Gene expression patterns in the hippocampus and amygdala of endogenous depression and chronic stress models

Description

The etiology of depression is still poorly understood, but two major causative hypotheses have been put forth: the monoamine deficiency and the stress hypotheses of depression. We evaluate these hypotheses using animal models of endogenous depression and chronic stress. The endogenously depressed rat and its control strain were developed by bidirectional selective breeding from the Wistar–Kyoto (WKY) rat, an accepted model of major depressive disorder (MDD). The WKY More Immobile (WMI) substrain shows high immobility/ despair-like behavior in the forced swim test (FST), while the control substrain, WKY Less Immobile (WLI), shows no depressive behavior in the FST. Chronic stress responses were investigated by using Brown Norway, Fischer 344, Lewis and WKY, genetically and behaviorally distinct strains of rats. Animals were either not stressed or exposed to chronic restraint stress. Genome-wide microarray analyses using Rat Genome 230 2.0 GeneChip arrays (Affymetrix) were performed on individual hippocampi and amygdalae from the endogenous depression and the chronic stress models. For further details, see Andrus et al., 2010.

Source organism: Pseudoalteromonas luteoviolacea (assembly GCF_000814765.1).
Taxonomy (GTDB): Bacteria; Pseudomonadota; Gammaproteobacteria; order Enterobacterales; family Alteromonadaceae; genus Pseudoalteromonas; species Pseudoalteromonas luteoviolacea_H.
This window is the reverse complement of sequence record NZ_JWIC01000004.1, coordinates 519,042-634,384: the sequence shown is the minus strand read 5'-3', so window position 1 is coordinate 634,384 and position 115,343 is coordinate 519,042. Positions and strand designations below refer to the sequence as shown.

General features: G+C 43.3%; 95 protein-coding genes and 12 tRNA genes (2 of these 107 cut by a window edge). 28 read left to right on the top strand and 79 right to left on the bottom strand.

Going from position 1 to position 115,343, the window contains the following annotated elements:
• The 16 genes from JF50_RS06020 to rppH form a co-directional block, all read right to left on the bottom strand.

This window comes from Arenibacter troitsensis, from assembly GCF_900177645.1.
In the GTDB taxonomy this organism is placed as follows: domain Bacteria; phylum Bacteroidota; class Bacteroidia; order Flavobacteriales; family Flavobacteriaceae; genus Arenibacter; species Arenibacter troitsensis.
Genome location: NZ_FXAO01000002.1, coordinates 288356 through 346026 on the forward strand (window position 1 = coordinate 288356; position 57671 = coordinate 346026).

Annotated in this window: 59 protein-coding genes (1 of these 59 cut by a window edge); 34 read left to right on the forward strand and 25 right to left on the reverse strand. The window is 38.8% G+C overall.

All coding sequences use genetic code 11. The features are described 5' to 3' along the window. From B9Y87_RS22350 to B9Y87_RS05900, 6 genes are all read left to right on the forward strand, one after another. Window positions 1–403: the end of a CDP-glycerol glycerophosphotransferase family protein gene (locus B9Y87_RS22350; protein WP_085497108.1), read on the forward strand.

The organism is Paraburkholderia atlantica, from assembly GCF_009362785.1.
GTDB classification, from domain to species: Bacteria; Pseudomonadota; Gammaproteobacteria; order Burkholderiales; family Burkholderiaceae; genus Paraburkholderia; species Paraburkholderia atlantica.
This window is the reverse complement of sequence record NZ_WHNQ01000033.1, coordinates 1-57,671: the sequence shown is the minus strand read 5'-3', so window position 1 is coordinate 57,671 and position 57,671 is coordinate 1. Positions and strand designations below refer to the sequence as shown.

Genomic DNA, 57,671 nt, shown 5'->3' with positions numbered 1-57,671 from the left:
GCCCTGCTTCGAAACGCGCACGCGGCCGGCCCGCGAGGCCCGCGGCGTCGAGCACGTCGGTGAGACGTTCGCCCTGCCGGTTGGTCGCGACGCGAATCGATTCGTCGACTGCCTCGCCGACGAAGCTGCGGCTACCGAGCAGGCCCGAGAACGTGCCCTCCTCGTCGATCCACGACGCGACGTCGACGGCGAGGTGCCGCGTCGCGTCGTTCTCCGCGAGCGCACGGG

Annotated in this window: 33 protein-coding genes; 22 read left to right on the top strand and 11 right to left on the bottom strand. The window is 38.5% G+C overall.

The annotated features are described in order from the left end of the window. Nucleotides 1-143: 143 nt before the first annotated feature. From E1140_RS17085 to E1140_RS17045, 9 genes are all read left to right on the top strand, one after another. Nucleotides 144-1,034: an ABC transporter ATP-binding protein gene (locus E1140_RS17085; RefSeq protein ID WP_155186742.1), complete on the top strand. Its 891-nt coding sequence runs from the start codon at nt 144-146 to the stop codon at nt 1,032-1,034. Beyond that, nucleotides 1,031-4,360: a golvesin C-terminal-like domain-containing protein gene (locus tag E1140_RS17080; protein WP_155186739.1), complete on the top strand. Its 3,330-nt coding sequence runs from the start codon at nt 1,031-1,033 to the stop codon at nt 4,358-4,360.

Reference

Andrus BM, Blizinsky K, Vedell PT, Dennis K, Shukla PK, Schaffer DJ, Radulovic J, Churchill GA, Redei EE.
Gene expression patterns in the hippocampus and amygdala of endogenous depression and chronic stress models
Mol Psychiatry. 2010 Nov 16. PMCID: PMC3117129 [ Full Text ]

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